Review by Ian Keogh
It’s now decades beyond the year allocated to George Orwell’s chilling prophecy of the future, but in case its relevance is considered in the past also, it’s worth bearing in mind that Orwell supposedly wanted to the title to be 1948, the intended year of publication. 1984 has become a byword, shorthand for intrusive state surveillance, intervention and control, and while there’s no shortage of people in the English speaking world willing to invoke it as precedence, also worth noting is that this adaptation is the work of a Brazilian creator. During Fido Nesti’s lifetime his country, and neighbouring ones, have been controlled by military dictatorships.
Dense and attentive, it’s difficult to imagine anyone capable of producing a better graphic novel adaptation of 1984. Nesti faithfully transfers the power and emotional states, and he does far more than just retain the essence of a long novel, including the thought processes and the nuts and bolts of an oppressive system. His visual additions are subtle and imaginative, and he transfers much of the text in which Orwell describes the lies and manipulation used to suppress people.
1984 picks up in a London still scarred by the ravages of war, and focuses on Winston Smith, a minor cog in the great government machine, employed to constantly revise documentation so it conforms to the officially approved version of history at any given time. Everyone can be observed through the large TV screen in their home, and criticism of the government is harshly punished. Does anything sound familiar? Citizens are constantly reminded that Big Brother is watching them. Winston begins with a small act of rebellion and is gradually swept further and further into events beyond his control. He’s not by nature a courageous man, and his plummet retains all the original terror.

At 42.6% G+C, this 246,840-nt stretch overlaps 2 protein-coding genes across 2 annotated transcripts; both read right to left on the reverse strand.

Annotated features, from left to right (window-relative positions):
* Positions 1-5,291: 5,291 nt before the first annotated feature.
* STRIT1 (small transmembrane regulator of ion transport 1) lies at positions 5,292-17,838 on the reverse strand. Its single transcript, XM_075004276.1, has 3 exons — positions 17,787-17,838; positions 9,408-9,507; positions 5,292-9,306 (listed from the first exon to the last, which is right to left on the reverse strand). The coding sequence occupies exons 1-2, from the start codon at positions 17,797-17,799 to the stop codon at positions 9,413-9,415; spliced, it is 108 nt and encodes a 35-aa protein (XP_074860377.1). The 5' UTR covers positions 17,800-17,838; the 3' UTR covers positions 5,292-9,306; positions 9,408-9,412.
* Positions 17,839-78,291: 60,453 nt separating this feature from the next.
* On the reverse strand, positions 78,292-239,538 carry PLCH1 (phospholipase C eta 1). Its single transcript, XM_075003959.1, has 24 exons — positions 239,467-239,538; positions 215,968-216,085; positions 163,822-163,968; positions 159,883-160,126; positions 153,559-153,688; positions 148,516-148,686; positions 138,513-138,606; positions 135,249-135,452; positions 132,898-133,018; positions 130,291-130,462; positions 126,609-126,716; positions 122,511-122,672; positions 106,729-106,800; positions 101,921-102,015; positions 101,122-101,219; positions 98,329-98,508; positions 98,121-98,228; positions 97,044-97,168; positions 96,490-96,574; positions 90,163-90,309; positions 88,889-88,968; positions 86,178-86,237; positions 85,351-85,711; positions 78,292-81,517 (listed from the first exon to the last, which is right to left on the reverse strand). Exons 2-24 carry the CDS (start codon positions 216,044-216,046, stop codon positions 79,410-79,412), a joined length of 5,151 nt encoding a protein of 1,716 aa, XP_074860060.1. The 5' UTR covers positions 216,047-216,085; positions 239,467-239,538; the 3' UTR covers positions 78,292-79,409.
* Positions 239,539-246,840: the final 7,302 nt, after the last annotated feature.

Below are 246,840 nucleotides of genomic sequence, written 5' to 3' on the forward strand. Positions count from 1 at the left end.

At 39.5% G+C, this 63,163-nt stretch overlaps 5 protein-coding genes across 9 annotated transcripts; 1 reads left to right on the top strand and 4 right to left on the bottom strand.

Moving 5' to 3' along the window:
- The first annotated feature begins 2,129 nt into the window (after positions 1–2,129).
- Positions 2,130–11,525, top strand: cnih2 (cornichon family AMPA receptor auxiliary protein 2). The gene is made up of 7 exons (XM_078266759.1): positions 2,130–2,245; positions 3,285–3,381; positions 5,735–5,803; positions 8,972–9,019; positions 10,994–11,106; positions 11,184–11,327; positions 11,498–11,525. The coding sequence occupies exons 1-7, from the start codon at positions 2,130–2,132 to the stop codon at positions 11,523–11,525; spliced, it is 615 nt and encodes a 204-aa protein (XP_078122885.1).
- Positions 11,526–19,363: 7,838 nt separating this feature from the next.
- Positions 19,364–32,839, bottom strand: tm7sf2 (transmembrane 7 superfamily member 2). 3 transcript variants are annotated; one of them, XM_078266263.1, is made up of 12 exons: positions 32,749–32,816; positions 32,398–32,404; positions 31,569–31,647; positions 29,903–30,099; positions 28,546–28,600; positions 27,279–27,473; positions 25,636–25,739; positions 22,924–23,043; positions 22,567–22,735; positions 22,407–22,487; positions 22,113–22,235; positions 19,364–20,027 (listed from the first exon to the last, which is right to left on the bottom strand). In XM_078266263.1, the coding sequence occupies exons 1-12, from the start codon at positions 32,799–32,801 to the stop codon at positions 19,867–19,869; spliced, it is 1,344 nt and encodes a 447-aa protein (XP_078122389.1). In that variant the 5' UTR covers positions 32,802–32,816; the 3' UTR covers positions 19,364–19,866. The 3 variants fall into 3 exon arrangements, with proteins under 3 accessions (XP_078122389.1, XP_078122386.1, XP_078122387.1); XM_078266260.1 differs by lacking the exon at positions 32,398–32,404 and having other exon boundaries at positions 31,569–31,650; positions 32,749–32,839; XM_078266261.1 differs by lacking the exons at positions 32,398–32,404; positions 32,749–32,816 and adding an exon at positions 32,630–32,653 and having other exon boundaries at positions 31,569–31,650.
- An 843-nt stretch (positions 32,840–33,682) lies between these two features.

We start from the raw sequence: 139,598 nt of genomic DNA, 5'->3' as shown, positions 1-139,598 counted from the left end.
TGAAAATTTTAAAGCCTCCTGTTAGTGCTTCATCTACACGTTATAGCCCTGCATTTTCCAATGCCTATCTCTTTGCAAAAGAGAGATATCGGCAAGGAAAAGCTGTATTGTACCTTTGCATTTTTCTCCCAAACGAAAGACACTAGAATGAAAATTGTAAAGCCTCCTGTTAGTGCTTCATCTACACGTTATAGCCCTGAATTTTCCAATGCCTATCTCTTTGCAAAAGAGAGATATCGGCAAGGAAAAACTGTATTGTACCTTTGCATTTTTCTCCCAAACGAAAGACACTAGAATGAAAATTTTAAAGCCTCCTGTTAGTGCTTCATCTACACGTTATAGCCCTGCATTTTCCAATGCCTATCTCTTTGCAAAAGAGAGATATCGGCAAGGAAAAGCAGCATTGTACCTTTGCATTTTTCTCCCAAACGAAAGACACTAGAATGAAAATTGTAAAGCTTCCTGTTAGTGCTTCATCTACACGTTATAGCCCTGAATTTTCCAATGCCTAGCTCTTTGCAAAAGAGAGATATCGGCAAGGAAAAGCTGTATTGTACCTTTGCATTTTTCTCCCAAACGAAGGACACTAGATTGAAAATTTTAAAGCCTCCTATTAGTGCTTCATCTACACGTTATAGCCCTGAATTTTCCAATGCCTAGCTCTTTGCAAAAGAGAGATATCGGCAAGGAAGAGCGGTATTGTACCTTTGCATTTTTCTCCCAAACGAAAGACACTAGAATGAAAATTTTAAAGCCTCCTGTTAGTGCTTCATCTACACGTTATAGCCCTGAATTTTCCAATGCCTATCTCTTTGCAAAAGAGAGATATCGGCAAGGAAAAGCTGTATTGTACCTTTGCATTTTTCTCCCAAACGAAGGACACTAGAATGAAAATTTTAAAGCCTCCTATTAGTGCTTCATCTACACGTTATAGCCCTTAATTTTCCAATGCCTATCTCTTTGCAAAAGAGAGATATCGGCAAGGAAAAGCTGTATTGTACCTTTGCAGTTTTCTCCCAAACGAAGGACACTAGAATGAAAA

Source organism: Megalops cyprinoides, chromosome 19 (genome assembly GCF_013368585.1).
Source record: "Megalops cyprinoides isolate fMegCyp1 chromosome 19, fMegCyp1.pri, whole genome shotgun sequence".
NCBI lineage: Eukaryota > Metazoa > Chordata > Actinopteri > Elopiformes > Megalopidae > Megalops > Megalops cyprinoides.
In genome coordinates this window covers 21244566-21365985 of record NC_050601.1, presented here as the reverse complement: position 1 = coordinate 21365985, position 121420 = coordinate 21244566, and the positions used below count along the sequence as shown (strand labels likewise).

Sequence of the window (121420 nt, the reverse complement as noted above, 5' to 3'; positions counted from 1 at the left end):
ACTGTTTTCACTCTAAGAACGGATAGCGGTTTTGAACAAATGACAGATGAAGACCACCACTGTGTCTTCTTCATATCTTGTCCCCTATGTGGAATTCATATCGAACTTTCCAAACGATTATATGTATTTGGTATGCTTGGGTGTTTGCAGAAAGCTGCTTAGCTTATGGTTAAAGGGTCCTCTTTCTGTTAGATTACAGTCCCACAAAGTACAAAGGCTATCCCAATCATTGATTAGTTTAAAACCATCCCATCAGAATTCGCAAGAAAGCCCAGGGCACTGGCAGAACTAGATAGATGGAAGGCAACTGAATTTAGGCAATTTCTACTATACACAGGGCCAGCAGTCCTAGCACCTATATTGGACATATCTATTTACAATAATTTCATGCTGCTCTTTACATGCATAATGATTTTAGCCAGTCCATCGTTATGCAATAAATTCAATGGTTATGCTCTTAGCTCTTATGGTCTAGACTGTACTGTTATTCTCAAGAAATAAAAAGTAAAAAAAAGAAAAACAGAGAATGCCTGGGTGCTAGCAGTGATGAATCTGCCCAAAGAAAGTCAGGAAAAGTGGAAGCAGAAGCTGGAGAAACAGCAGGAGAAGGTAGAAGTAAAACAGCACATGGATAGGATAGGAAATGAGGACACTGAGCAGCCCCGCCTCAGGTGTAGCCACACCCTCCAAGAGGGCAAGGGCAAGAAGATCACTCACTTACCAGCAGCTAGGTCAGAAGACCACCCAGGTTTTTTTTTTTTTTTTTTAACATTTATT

From the opening pages the panels institute the claustrophobia of the city and paranoia of the citizens, all of whom have the haunted expressions prompted by the possibility of “facecrime”, while restricting the colours used seals the effect. Nesti conceives interesting visual metaphors to explain complex passages, such as the deliberately contradictory government language seen on the sample art, yet retains the casual horrors by not emphasising them. Winston being asked if he viewed the hangings the previous days isn’t accompanied by an illustration of them, just kept to passing mention.
Some original text is included, an important book quoted via a fifteen page excerpt revealing the party’s lies. It’s an unusual step for a graphic novel adaptation, but narratively valid in presenting the only unfiltered thoughts other than Winston’s.
The original novel is a bleak warning, and Nesti’s adaptation follows every dark turn.